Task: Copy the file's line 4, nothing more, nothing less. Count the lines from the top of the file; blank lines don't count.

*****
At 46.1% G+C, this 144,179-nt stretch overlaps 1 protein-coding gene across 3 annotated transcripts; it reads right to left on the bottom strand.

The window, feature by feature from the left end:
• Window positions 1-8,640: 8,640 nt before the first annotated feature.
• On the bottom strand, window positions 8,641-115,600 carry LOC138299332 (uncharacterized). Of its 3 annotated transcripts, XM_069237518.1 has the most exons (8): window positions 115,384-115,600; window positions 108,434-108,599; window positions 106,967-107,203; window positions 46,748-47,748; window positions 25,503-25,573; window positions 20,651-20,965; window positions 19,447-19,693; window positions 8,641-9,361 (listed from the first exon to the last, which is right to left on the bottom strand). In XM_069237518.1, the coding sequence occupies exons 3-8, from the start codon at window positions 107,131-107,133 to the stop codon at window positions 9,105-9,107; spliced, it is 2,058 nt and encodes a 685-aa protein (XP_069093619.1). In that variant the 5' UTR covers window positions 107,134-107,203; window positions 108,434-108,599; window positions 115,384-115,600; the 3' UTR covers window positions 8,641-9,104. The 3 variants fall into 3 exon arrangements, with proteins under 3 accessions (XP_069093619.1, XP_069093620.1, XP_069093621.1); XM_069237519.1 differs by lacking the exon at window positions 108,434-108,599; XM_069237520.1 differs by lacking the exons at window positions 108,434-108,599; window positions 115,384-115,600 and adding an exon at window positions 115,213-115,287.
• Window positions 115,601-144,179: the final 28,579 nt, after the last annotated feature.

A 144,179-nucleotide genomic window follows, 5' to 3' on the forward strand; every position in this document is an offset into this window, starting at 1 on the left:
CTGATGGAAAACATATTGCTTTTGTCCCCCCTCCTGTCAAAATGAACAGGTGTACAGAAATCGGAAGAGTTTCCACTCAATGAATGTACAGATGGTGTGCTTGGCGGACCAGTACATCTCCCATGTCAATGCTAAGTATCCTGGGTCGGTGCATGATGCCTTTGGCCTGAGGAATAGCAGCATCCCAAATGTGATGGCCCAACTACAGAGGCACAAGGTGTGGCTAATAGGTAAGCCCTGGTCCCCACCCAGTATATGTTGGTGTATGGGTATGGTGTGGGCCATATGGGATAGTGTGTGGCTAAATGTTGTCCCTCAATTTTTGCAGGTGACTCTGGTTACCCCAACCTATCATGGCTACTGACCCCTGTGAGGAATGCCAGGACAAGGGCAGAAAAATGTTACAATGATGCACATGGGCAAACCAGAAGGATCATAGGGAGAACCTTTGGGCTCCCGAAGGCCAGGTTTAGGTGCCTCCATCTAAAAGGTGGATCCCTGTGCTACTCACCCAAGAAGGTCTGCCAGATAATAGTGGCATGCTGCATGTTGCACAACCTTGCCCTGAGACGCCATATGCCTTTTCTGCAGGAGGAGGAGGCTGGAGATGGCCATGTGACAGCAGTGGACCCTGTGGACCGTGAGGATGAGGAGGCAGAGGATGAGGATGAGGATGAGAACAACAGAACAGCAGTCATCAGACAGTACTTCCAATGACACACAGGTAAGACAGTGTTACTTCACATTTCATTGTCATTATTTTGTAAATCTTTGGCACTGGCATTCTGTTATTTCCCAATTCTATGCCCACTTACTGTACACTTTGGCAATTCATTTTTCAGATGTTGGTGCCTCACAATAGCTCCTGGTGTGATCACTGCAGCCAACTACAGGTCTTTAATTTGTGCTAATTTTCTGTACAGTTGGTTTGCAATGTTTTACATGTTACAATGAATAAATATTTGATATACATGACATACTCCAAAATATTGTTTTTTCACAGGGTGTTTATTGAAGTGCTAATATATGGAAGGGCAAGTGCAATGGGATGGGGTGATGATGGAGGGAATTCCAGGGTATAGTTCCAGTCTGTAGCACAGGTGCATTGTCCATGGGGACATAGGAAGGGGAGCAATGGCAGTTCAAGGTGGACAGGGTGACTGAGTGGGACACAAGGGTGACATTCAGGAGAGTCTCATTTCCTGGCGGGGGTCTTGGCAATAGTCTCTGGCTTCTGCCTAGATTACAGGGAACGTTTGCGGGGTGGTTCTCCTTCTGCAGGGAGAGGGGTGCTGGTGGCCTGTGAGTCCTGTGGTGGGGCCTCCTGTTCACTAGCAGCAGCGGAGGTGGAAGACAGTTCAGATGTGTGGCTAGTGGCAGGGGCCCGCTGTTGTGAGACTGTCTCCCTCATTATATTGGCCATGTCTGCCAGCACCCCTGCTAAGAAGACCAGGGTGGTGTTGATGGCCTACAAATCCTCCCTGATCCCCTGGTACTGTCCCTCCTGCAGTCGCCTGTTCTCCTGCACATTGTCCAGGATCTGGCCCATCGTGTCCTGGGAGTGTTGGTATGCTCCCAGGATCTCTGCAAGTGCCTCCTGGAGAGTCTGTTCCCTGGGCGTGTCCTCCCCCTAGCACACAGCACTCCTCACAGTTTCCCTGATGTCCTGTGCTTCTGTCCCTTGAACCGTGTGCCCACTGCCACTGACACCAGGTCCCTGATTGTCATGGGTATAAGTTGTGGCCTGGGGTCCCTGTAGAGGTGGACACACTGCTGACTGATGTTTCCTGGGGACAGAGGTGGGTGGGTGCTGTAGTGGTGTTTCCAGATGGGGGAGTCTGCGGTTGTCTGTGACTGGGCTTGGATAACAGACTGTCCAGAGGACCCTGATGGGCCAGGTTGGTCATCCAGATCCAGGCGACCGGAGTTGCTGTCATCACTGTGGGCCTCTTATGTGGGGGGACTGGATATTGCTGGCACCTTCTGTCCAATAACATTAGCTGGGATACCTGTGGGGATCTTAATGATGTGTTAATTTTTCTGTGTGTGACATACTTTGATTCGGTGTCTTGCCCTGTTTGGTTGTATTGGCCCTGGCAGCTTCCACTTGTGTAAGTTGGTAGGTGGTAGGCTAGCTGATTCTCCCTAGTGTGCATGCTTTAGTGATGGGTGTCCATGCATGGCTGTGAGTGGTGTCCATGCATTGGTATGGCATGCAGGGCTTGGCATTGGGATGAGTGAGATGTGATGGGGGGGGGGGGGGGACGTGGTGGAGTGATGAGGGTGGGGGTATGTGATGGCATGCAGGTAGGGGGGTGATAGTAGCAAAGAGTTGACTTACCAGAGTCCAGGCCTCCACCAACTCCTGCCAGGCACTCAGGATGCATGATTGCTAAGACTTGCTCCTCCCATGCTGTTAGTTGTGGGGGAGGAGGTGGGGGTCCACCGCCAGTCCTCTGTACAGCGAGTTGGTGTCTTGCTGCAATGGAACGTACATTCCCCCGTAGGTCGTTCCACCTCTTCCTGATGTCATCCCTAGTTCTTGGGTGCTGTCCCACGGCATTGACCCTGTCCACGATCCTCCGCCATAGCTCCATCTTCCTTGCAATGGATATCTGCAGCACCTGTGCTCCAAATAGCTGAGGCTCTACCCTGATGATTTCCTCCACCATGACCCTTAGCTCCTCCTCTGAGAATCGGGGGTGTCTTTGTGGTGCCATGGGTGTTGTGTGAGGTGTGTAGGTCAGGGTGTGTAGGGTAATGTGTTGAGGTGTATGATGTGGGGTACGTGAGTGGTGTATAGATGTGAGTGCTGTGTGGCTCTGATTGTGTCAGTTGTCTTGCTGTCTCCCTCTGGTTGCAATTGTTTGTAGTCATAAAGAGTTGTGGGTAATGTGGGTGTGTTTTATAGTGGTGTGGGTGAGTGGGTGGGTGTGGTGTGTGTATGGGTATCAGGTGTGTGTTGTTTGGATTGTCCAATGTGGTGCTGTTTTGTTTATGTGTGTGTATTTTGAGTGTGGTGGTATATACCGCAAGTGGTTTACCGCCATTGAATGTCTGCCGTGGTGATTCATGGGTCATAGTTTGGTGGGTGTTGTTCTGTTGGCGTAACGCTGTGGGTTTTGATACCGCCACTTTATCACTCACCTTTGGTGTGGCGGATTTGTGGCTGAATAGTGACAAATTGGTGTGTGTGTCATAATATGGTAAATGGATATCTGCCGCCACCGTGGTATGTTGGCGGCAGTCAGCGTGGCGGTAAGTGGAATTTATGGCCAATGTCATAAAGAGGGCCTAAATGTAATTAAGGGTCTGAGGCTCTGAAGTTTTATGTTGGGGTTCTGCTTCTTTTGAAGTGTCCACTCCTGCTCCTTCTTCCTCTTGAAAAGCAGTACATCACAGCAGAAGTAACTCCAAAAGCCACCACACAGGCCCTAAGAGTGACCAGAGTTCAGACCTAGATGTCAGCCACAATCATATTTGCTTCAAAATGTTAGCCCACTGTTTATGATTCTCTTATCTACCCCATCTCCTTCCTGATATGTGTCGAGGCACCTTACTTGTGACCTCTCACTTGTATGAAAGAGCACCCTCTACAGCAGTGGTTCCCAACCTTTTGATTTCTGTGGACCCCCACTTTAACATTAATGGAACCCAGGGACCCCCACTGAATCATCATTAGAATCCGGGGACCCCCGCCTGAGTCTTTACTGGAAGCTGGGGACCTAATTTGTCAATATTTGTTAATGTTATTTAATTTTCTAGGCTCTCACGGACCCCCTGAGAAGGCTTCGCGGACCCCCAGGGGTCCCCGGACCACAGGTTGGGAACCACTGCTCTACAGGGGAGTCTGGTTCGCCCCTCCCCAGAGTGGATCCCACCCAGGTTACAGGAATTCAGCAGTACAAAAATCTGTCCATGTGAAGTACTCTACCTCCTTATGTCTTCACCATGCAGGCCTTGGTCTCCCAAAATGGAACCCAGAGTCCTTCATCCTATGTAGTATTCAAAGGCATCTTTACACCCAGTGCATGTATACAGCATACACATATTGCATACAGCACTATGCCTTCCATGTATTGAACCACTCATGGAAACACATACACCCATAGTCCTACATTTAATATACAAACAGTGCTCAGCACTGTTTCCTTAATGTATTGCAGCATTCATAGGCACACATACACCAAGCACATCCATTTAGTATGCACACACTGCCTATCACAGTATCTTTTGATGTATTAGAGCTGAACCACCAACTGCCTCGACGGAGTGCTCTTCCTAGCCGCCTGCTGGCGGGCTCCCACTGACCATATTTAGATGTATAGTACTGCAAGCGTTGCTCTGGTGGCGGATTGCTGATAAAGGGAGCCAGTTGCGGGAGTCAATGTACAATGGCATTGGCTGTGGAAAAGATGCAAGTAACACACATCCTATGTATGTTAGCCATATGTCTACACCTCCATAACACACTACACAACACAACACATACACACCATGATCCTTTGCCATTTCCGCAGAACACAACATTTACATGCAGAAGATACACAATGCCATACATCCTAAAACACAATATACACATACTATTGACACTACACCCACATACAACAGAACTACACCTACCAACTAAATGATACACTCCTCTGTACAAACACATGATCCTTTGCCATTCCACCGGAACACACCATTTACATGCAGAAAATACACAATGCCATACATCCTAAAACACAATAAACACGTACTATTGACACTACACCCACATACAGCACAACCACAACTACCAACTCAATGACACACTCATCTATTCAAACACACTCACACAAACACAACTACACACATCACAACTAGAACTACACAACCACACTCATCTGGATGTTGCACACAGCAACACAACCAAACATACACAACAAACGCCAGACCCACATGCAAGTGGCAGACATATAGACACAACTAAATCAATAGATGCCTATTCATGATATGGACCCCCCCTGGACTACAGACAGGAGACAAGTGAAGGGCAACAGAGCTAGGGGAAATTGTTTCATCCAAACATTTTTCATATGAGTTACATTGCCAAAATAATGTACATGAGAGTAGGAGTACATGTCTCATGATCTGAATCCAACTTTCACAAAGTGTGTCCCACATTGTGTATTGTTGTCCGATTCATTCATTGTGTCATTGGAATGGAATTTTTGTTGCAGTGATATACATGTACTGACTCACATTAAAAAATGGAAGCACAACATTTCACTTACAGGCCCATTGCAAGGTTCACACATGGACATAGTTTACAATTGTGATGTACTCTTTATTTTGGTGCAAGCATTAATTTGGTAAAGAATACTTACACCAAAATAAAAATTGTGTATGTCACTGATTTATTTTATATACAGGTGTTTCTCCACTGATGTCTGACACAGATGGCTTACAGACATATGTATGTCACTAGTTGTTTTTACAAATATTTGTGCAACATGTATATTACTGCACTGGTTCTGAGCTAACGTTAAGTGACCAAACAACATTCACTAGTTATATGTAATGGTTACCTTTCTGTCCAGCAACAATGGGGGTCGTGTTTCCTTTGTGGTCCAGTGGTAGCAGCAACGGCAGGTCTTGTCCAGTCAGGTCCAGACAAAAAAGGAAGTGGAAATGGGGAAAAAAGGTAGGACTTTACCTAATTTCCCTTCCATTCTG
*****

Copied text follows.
• On the bottom strand, window positions 8,641-115,600 carry LOC138299332 (uncharacterized). Of its 3 annotated transcripts, XM_069237518.1 has the most exons (8): window positions 115,384-115,600; window positions 108,434-108,599; window positions 106,967-107,203; window positions 46,748-47,748; window positions 25,503-25,573; window positions 20,651-20,965; window positions 19,447-19,693; window positions 8,641-9,361 (listed from the first exon to the last, which is right to left on the bottom strand). In XM_069237518.1, the coding sequence occupies exons 3-8, from the start codon at window positions 107,131-107,133 to the stop codon at window positions 9,105-9,107; spliced, it is 2,058 nt and encodes a 685-aa protein (XP_069093619.1). In that variant the 5' UTR covers window positions 107,134-107,203; window positions 108,434-108,599; window positions 115,384-115,600; the 3' UTR covers window positions 8,641-9,104. The 3 variants fall into 3 exon arrangements, with proteins under 3 accessions (XP_069093619.1, XP_069093620.1, XP_069093621.1); XM_069237519.1 differs by lacking the exon at window positions 108,434-108,599; XM_069237520.1 differs by lacking the exons at window positions 108,434-108,599; window positions 115,384-115,600 and adding an exon at window positions 115,213-115,287.